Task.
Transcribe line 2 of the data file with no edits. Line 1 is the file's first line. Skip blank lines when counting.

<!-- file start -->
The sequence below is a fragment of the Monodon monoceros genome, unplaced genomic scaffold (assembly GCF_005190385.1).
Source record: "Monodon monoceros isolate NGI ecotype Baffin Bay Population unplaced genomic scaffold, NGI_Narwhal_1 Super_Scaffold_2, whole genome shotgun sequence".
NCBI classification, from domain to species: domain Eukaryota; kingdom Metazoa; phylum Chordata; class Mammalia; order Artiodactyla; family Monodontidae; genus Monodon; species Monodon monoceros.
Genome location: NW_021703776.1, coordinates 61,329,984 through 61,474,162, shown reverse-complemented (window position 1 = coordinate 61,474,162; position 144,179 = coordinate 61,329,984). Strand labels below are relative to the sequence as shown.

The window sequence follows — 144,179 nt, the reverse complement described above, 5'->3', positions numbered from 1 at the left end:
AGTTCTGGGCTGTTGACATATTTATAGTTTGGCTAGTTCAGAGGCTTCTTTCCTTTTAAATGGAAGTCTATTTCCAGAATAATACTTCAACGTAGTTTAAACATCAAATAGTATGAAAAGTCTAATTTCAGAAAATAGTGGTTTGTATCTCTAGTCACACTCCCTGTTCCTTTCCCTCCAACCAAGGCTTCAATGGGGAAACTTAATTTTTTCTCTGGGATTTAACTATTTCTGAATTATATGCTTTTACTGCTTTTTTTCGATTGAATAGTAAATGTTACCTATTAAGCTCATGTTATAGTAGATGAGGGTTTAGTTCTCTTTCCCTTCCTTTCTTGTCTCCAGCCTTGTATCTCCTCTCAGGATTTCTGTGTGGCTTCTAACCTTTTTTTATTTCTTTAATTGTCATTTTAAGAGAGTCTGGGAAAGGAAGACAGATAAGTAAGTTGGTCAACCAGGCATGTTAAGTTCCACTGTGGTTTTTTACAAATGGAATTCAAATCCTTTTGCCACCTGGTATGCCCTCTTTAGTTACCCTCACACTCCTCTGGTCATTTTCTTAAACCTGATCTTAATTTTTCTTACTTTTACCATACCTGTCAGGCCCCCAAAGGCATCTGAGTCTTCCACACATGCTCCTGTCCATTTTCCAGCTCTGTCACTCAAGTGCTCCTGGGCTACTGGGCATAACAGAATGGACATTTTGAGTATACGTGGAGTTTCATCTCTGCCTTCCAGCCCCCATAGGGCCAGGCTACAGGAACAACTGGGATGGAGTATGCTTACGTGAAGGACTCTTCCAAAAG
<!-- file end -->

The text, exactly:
Source record: "Monodon monoceros isolate NGI ecotype Baffin Bay Population unplaced genomic scaffold, NGI_Narwhal_1 Super_Scaffold_2, whole genome shotgun sequence".